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S A T P I N SNAKE

Updated: 6 days ago



Learning to read takes time, repetition, and exploration to get to fluency. It can seem intimidating as a teacher or parent, especially if you don’t know where to start. Whether you are a parent, tutor or teacher, the articles, activities and resources you find here will help you explicitly teach reading and spelling from the beginning.


Today I’m sharing a printable idea that my friend Natalie recently shared with me. We love S A T P I N Snake!


Like many schools, they start letter learning with the six letters S A T P I N. If you want to read more about this sequence and why it is effective. Go here.


All children need explicit phonics instruction to show how speech sounds correspond to letters.


A dedicated time for phonics instruction where you review past learning and introduce new letter sounds, word building and handwriting is a powerful morning routine to set up in your classroom. Routines help you build positive connections and learning behaviours and ensure that your students participate in explicit instruction sessions.


All students need more than explicit instruction to get to fluency. Children need lots of playful practice and exploration to be successful literacy learners. Letter sounds taught in a sequence are more effective than letter-of-the-week activities. Children are more likely to succeed if the learning is cumulative and is on rinse and repeat the whole year. All children should get as much repetition and consolidation as they need so no gaps appear along the way.


All children need many activities that continuously reinforce the previous letter sounds in the foundation year.


After mat work this week, the foundation students all made a S A T P I N snake to take home to show their families what they learned in school. Parental involvement helps all students to get repeated practice. Games and active learning ideas are always a winner with parents as it is easier to engage a child in a game rather than a worksheet.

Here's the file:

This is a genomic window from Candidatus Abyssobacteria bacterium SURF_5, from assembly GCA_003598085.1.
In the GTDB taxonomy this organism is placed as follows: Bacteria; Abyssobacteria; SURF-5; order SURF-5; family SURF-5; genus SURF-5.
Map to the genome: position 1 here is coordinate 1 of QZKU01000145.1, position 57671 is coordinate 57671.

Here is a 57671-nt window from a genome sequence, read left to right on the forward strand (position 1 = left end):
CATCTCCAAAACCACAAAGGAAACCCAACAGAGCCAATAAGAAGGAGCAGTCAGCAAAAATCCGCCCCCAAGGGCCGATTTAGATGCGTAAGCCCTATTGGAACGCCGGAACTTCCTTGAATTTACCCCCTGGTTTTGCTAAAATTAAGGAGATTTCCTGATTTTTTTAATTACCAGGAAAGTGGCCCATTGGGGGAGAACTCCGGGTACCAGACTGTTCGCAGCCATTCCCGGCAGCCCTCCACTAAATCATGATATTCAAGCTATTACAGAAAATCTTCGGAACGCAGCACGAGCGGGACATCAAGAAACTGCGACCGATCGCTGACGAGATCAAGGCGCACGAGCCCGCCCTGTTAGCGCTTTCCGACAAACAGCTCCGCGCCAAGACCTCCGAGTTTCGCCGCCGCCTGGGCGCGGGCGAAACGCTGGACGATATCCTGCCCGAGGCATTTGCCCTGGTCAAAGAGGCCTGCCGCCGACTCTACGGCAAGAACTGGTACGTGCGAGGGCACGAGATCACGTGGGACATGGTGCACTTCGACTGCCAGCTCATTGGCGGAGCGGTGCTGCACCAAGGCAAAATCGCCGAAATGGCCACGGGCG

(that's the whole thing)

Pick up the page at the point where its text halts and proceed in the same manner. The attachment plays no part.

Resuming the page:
Here's what to do


Print out the snakes. There is a blank copy if you use a different sequence in the beginning. Cut out the number of snakes needed. This is a literacy activity, not a craft activity. Once you have shown your child or students what to do, you could have more copies in a separate space for your children to use after the lesson. This is the time for them to practice cutting in straight lines.


At home, this could be a one-on-one activity.


Have your students say each sound as they write over the grey letters. I always use grey letters, and Natalie uses outlined letters. Neither is right or wrong. Helping children develop correct letter formation matters so bad habits don’t develop.


Once your child or student has said all the sounds, it’s time to fold the snake.


As your child folds their snake, get them to say the letter sounds. In the beginning, learning initial sounds is more important than letter names as it is the sounds that build words, not letter names. Many children come to school knowing the alphabet song, and often it is the letter names that parents discuss with children, so many will have had lots of exposure to this before school starts.


The more practice children get, the more likely they are to remember letter sounds. Teaching a group of letter sounds together in the context of word building reinforces letter sound learning. The s a t p i n snakes got to play in the block corner once finished. It is always fun to listen as the students play. The class is set up to have 2 to 3 guided literacy activities and many other activities that children float in and out of during literacy time. This setup ensures that children get a balance of free play and guided literacy work each day.



Extend the learning


Repetition helps new learning to stick. Some children will learn letter sounds quickly and won’t need so much practice and repetition.



Other children will need lots of time and space to practice, repeat and explore through different activities.


•Have your child write out the letters on cards or post-it notes.

•Use the letter cards for matching games.

•Use the cards to make words. As your child builds words, they are connecting speech sounds to letters. As your child reads the words, they are blending sounds to read.




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